Her father protects (her) in childhood, her husband protects (her) in youth, and her sons protect (her) in old age; a woman is never fit for independence. (Manusmriti 9.3) Historically speaking, whether it was in ancient India or medieval India, the status of women in the subcontinent was never good. A present day woman would feel outraged, and rightly so, if she goes through the contents of the Manusmriti, which is particularly harsh against women and treats them with disdain and suspicion. But we have no evidence to believe that the contents of the book were followed by all sections of the society. Probably the Brahmin women were its worst victims and suffered more compared to women of other castes.
According to Hinduism, a woman is a form of energy or an aspect of Shakti. She is mata, the Mother Goddess, or devi the auspicious one. As a young child she is kanya, the goddess Durga. As a wife she is patni and saha dharma charini, a partner in her husband's religious duties. As a mother she is worthy of worship.
As a child she is supposed to remain in the custody and care of her parents. Once married, she becomes a property and responsibility of her husband, who is supposed to take care of her needs and expectations and keep her in his custody. As his wife, she performs four roles: 1.) as his servant (dasi) in duty, 2). as his minister (mantri) in decision making, 3.) as a mother (mata) to his children and 4.) as a lover (rambha) in his bed. And when she becomes old, she lives in the house of her son or sons and has to lead a very solitary and forlorn life.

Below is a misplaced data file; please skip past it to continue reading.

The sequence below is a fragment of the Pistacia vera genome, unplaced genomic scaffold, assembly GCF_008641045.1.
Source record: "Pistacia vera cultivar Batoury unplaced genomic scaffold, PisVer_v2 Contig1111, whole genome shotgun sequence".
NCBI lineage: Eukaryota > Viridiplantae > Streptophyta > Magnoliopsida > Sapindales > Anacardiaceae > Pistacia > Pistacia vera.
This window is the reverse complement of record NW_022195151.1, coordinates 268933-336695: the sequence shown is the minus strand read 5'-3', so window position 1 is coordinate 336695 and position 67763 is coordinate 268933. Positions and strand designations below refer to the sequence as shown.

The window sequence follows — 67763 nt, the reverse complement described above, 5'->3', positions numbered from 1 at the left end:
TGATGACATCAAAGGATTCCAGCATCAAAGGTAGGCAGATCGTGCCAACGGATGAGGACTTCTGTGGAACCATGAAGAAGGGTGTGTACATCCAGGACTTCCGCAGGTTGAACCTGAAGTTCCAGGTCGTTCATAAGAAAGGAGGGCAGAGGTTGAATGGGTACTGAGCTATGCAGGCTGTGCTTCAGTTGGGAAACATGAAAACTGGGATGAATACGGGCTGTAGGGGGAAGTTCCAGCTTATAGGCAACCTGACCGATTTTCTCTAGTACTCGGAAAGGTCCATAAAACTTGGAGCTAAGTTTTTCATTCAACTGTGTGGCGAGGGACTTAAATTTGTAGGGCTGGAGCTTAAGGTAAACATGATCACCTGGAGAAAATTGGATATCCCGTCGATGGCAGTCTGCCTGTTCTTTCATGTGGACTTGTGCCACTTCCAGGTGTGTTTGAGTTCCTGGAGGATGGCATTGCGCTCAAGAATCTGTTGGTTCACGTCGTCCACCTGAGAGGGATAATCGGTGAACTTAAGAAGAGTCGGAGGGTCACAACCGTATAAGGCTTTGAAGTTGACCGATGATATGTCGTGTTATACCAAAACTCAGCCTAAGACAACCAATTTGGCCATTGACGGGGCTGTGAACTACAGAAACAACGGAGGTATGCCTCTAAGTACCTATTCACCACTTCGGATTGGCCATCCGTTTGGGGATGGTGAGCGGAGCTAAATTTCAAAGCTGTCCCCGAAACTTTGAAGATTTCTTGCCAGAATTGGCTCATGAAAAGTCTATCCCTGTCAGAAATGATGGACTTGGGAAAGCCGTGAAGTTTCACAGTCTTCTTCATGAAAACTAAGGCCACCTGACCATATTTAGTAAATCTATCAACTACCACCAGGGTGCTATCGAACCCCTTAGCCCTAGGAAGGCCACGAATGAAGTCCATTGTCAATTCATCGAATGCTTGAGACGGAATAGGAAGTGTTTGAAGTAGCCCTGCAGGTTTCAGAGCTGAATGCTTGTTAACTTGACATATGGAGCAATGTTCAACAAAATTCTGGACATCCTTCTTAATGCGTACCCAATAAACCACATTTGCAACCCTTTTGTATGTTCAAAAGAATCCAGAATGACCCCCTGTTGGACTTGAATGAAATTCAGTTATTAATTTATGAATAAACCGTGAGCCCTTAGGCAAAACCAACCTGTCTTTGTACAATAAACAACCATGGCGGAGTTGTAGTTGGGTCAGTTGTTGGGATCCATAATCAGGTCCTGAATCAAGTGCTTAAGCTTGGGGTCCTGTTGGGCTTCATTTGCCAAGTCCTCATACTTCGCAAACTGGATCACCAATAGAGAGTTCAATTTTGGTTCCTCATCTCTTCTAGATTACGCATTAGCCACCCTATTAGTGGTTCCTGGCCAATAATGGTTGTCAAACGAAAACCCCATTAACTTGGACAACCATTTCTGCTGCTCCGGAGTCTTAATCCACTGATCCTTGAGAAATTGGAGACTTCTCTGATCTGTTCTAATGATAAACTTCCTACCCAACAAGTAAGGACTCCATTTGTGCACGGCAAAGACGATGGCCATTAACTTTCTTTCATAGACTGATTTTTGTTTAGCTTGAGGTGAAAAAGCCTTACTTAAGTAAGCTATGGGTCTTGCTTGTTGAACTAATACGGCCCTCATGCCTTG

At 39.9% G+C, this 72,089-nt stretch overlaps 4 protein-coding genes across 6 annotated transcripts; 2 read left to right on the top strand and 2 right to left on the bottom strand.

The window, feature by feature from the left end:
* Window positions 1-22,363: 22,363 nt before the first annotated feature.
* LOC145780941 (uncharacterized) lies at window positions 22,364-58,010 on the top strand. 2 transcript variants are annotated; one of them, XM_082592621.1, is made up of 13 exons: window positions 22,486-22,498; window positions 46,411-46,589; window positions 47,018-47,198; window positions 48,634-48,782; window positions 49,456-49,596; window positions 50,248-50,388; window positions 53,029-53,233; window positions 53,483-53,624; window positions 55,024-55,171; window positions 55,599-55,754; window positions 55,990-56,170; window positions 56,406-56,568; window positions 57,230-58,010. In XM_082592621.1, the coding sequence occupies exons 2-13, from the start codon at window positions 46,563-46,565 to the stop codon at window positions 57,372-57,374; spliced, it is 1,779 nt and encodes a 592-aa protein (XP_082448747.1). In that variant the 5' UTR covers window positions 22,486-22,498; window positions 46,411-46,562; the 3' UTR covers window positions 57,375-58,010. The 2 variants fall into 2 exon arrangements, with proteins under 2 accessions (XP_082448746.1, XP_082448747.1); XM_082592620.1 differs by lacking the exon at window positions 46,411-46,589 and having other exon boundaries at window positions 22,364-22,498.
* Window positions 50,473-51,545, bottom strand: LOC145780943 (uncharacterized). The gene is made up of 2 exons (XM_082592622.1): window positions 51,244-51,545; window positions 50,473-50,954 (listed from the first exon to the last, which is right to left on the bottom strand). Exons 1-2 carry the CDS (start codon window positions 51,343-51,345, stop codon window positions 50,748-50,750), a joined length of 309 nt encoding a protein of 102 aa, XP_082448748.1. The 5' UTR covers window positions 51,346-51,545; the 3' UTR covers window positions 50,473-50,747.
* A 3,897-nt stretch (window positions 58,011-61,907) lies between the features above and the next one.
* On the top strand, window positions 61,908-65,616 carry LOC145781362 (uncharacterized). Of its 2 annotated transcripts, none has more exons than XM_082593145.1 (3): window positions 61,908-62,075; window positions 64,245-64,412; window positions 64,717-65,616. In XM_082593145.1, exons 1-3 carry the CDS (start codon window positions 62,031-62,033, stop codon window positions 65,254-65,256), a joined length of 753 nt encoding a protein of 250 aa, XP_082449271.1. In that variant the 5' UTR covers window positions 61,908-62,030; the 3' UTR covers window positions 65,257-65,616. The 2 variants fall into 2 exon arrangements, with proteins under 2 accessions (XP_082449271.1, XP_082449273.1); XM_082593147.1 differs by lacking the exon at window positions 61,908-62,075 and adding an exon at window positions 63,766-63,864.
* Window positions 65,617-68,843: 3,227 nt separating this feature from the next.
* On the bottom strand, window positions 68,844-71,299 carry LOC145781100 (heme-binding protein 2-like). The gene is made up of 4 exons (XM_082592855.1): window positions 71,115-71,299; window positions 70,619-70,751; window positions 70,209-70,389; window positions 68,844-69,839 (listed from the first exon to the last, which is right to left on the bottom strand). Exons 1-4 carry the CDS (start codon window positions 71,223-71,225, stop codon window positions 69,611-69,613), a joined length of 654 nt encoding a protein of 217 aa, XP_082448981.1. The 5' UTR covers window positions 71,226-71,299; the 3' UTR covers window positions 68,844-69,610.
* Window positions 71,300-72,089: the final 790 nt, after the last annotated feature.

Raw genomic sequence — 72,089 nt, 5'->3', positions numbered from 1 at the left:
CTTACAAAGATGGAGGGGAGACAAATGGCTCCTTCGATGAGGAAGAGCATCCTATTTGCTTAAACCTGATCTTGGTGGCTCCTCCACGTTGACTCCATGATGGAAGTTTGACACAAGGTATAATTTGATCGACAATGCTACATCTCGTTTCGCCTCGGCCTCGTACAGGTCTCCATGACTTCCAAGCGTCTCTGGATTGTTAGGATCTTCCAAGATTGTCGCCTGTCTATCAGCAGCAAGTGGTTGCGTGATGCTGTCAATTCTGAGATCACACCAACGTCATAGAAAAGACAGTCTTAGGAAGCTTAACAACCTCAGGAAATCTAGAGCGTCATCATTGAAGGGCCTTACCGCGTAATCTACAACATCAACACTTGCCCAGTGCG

In ancient times, when a Hindu died, his wife either committed sati on his funeral pyre or retired into a life of social damnation, religious contemplation and perennial solitude. Now the situation has changed. Sati is illegal and an anathema. A widow can now keep herself busy in many ways, and if she gets an opportunity, like Mrs. Gandhi, she can join politics...